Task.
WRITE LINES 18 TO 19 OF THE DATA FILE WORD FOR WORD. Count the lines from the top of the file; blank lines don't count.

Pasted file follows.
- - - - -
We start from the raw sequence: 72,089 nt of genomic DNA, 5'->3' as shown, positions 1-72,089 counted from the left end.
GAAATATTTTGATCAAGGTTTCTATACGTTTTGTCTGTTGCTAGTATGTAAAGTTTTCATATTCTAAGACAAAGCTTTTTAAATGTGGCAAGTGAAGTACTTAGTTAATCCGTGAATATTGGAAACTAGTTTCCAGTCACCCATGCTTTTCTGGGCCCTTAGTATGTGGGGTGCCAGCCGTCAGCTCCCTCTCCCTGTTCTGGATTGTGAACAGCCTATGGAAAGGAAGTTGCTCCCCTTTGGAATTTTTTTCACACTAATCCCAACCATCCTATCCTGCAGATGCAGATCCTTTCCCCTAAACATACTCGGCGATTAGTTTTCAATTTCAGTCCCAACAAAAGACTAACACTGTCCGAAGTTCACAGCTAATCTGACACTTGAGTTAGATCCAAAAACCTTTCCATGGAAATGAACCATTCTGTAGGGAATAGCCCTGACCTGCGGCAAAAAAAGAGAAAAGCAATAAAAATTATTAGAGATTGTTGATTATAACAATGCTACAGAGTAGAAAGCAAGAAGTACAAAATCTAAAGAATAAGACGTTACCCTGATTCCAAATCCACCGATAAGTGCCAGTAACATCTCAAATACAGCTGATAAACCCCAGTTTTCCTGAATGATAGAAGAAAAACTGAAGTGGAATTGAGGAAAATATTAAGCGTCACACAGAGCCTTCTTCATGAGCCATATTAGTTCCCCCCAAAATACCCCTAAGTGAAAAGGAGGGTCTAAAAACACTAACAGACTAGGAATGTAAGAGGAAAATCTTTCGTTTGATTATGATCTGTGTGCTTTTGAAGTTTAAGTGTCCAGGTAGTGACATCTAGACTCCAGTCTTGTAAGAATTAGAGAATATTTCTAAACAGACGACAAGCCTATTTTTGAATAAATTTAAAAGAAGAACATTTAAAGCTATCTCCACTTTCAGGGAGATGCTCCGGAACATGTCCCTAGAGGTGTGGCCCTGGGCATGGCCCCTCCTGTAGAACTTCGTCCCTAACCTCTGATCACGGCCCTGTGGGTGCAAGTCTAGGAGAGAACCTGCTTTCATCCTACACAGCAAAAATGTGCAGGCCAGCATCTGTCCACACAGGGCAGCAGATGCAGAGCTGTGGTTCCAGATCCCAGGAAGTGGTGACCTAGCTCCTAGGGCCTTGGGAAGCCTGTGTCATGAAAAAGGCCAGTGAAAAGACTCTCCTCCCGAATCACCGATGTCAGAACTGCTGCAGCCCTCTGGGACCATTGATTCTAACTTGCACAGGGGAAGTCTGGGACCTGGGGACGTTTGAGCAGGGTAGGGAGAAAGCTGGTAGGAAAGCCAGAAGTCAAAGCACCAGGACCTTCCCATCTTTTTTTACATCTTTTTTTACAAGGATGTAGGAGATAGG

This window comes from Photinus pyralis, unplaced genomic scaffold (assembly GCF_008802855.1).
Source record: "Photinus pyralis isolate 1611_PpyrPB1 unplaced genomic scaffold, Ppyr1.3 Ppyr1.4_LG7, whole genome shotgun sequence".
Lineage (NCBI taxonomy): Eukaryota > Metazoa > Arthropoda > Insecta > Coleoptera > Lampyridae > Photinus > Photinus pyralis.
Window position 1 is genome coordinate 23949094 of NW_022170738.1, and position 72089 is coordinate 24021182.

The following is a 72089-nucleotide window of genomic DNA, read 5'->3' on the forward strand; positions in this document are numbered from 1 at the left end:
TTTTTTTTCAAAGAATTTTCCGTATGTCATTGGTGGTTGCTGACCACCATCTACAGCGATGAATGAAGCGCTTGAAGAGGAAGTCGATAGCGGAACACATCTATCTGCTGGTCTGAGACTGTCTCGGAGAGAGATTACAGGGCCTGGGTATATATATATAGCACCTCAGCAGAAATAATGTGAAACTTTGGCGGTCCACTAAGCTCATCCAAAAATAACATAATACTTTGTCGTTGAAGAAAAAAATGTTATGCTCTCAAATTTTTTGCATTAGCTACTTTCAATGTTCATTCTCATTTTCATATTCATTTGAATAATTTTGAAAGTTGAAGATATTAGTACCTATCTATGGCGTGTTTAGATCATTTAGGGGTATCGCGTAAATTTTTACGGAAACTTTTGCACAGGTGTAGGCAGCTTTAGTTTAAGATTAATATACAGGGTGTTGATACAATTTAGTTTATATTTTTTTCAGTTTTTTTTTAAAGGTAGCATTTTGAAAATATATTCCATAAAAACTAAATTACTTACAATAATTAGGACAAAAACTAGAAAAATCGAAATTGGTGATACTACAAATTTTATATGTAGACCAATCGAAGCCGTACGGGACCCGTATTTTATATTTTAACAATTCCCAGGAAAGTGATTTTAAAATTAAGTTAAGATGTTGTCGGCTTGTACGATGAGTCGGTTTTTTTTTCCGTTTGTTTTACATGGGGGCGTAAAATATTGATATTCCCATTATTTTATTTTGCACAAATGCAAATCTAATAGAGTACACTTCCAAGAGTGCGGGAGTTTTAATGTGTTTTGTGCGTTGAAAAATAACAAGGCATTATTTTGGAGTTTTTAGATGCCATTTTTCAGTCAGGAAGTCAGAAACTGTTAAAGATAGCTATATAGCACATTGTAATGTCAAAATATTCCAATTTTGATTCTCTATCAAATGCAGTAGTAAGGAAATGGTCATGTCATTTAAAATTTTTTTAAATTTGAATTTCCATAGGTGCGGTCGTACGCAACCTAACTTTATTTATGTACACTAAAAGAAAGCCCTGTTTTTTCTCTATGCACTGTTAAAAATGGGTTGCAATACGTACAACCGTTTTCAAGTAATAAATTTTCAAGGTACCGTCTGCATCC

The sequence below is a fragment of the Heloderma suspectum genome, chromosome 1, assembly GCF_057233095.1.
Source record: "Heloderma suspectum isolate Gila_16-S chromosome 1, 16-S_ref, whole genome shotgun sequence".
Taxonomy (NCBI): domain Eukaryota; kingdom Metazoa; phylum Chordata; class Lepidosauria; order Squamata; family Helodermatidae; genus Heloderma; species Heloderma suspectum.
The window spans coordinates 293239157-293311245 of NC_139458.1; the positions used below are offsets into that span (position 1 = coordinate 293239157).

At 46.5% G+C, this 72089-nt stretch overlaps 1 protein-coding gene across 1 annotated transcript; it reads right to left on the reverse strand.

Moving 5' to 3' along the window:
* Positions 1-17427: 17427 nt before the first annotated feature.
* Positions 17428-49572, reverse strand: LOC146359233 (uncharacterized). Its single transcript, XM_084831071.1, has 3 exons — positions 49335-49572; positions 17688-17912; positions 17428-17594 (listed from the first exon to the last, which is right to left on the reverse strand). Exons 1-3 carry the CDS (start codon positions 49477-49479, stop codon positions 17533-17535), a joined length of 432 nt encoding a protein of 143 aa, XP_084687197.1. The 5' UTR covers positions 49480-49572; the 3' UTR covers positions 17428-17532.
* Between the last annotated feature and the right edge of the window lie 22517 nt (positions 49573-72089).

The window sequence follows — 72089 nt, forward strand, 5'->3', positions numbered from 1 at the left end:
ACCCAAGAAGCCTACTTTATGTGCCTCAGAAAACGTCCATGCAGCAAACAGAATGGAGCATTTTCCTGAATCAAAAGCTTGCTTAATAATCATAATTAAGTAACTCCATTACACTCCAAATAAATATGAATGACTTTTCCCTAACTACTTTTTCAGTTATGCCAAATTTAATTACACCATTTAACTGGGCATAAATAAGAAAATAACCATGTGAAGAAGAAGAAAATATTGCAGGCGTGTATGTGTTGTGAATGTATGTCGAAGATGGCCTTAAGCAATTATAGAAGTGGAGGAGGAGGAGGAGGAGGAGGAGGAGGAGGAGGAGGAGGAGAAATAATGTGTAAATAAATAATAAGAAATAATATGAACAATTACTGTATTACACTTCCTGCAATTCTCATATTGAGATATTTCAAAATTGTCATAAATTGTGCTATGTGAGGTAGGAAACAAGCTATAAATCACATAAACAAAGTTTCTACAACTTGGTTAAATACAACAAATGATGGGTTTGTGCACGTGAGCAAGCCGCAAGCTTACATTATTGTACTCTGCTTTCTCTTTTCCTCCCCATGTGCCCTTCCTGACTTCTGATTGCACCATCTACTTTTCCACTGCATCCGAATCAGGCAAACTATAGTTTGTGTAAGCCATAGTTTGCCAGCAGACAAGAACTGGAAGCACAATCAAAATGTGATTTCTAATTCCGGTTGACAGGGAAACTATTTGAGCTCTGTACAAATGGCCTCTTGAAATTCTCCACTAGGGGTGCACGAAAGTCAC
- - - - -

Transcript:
The window sequence follows — 72089 nt, forward strand, 5'->3', positions numbered from 1 at the left end:
ACCCAAGAAGCCTACTTTATGTGCCTCAGAAAACGTCCATGCAGCAAACAGAATGGAGCATTTTCCTGAATCAAAAGCTTGCTTAATAATCATAATTAAGTAACTCCATTACACTCCAAATAAATATGAATGACTTTTCCCTAACTACTTTTTCAGTTATGCCAAATTTAATTACACCATTTAACTGGGCATAAATAAGAAAATAACCATGTGAAGAAGAAGAAAATATTGCAGGCGTGTATGTGTTGTGAATGTATGTCGAAGATGGCCTTAAGCAATTATAGAAGTGGAGGAGGAGGAGGAGGAGGAGGAGGAGGAGGAGGAGGAGGAGAAATAATGTGTAAATAAATAATAAGAAATAATATGAACAATTACTGTATTACACTTCCTGCAATTCTCATATTGAGATATTTCAAAATTGTCATAAATTGTGCTATGTGAGGTAGGAAACAAGCTATAAATCACATAAACAAAGTTTCTACAACTTGGTTAAATACAACAAATGATGGGTTTGTGCACGTGAGCAAGCCGCAAGCTTACATTATTGTACTCTGCTTTCTCTTTTCCTCCCCATGTGCCCTTCCTGACTTCTGATTGCACCATCTACTTTTCCACTGCATCCGAATCAGGCAAACTATAGTTTGTGTAAGCCATAGTTTGCCAGCAGACAAGAACTGGAAGCACAATCAAAATGTGATTTCTAATTCCGGTTGACAGGGAAACTATTTGAGCTCTGTACAAATGGCCTCTTGAAATTCTCCACTAGGGGTGCACGAAAGTCAC